Writers like to find some dramatic story and put this out as history. More often than not, something is lost in translation. Like American Indian people, Sacred Pipe suffers and is diminished by an ocean of bad information put out by self-appointed prophets and self-serving journalism, such as the celebrated work Black Elk Speaks. This book is the perfect example of a well-meaning but dangerously uninformed, famous writer finding, almost by chance, a great “prophet” on which he could build his certainly to be celebrated opus on the noble savage of his times. The author of Black Elk Speaks was an opportunist who knew almost nothing about American Indians. Black Elk himself was one Lakota man among many. He was not the first or last to have a vision. He was not the first or last to have knowledge of the ceremonial life. When he was alive, there were many tribal elders alive who knew more, and had more experience than Black Elk. Black Elk spent most of his adult life as an officer in the Catholic Church, to whom he swore an oath to never follow his own traditional religious ways. Later in life he performed “healing ceremonies” for the throngs of tourists who came to visit Mount Rushmore, then under construction. By a traditional measure, Black Elk was not the best choice one could have found in the tribes in those days. By a traditional measure, Black Elk was in fact not even remotely considered a holy man. By the hype and projections deduced from this book, one would think Black Elk was a great teacher and ceremonial leader and a lot like Jesus. The hype around the book transcends all of these issues, and as usual, makes what is really true more or less irrelevant. It has created multiple generations of white buffalo watchers who would not know a sacred woman if she blew smoke on them.
No matter how carefully the truth is spoken, it is the projections of the ego, of the need for miracles, that somehow flavor and dominate all of our public information on sacred matters, and in particular tribal sacred matters.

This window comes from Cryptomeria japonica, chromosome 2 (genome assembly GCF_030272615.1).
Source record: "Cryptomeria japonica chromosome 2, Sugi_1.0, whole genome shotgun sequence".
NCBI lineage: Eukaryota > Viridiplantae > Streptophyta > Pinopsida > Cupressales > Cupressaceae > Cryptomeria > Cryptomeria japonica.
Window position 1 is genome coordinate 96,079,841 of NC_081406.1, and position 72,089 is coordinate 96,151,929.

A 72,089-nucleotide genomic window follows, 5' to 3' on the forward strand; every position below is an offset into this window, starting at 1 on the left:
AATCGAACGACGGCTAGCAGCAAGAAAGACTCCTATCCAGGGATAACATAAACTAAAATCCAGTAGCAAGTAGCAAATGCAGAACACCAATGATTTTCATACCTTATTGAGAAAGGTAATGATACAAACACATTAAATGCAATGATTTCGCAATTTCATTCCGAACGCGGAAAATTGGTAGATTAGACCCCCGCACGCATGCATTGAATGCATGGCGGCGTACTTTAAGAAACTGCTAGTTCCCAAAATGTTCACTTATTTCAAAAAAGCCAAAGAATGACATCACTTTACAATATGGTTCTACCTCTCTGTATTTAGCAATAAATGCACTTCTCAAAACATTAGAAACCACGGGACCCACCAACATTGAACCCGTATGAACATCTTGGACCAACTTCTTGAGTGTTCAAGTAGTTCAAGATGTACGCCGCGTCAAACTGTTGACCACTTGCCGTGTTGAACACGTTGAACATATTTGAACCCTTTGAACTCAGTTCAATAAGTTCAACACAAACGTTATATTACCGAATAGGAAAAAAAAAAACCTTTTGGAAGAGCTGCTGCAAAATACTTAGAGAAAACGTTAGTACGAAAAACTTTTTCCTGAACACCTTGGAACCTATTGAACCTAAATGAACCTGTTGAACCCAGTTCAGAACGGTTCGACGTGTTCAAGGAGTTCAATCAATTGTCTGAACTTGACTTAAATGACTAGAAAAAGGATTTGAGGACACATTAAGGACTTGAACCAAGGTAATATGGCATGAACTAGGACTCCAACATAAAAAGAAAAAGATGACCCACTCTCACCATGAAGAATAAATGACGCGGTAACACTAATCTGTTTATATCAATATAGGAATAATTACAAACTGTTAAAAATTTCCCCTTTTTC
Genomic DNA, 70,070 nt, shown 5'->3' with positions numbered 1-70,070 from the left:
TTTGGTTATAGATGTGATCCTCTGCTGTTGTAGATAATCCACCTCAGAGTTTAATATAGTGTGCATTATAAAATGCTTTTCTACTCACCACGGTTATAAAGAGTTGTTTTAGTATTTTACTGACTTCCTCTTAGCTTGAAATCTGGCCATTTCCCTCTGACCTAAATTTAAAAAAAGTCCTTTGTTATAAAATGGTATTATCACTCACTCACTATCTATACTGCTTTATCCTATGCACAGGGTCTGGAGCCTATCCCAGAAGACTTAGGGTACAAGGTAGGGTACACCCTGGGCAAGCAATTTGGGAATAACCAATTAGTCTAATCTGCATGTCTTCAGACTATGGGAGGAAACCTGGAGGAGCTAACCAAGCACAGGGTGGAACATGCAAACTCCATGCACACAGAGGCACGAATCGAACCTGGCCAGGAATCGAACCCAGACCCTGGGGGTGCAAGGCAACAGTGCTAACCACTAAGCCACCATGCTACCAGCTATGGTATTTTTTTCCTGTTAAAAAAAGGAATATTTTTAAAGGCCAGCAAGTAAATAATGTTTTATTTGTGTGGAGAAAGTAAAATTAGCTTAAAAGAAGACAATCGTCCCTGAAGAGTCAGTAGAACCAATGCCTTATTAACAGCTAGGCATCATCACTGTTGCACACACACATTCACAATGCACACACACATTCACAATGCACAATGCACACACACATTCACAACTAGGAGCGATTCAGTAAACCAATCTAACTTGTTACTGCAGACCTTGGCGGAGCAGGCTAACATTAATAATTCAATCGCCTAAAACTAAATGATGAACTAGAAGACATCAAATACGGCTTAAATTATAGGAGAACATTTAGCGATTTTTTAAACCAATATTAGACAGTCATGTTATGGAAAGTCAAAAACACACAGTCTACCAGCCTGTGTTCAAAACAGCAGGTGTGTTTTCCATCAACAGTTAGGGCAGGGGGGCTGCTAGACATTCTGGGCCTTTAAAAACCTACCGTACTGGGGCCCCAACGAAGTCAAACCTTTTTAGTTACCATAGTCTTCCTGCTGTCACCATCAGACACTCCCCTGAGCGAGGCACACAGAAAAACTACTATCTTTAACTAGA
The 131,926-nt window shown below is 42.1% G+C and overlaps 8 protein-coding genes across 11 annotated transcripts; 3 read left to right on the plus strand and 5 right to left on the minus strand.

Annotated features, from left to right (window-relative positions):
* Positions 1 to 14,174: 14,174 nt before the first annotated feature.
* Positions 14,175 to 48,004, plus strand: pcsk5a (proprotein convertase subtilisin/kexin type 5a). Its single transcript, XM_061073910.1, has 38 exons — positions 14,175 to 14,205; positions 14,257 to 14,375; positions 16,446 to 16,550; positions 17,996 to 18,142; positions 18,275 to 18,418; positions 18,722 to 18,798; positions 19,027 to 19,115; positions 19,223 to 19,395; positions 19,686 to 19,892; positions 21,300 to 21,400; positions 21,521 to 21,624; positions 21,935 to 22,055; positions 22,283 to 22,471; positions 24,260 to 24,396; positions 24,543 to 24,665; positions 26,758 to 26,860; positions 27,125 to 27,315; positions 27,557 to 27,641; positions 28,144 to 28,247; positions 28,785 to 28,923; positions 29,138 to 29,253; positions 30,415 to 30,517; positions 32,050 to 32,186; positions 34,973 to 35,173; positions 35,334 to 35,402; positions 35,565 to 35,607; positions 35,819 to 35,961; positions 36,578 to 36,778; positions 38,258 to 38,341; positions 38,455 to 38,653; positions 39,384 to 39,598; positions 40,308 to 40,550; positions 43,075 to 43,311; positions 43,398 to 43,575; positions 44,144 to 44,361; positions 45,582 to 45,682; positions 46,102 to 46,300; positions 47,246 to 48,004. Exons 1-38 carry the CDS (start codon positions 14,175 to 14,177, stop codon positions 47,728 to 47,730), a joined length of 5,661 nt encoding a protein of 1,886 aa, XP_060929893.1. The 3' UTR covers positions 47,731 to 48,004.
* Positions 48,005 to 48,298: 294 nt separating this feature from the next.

The Four Directions Unity Bundle, of which I am the Keeper, contains a group of very Sacred Pipes. These sacred objects, all of them, have been understood and addressed by sacred women of the four directions. Tribal sacred women have blessed them and agreed to them. Wherever this bundle travels in its World Journey, it encounters, embraces and celebrates the sacred women of all cultures and nations. Every ceremony of sacred pipe contains the wisdom and direction of those sacred women who have embraced this work, embraced my life’s journey.
In our historical Ahnishinabeg culture, it was the women who choose the men who would carry and keep the sacred of the people. It was the women who owned the land, the women who owned the water.
Sacred White Buffalo Calf Woman did not give virgin birth to a Savior. What she did do was speak to simple men in desperate times and show them a way forward and give them the means to light their way. Sacred White Buffalo Calf Woman was a Distant Dreamer, a Manitou, a Chindi following herself, not following some man. She has given birth to generation after generation of dreams and dreamers.In her memory, the blind look for white buffalos while those who are honest and who remember her best, look within…and remember.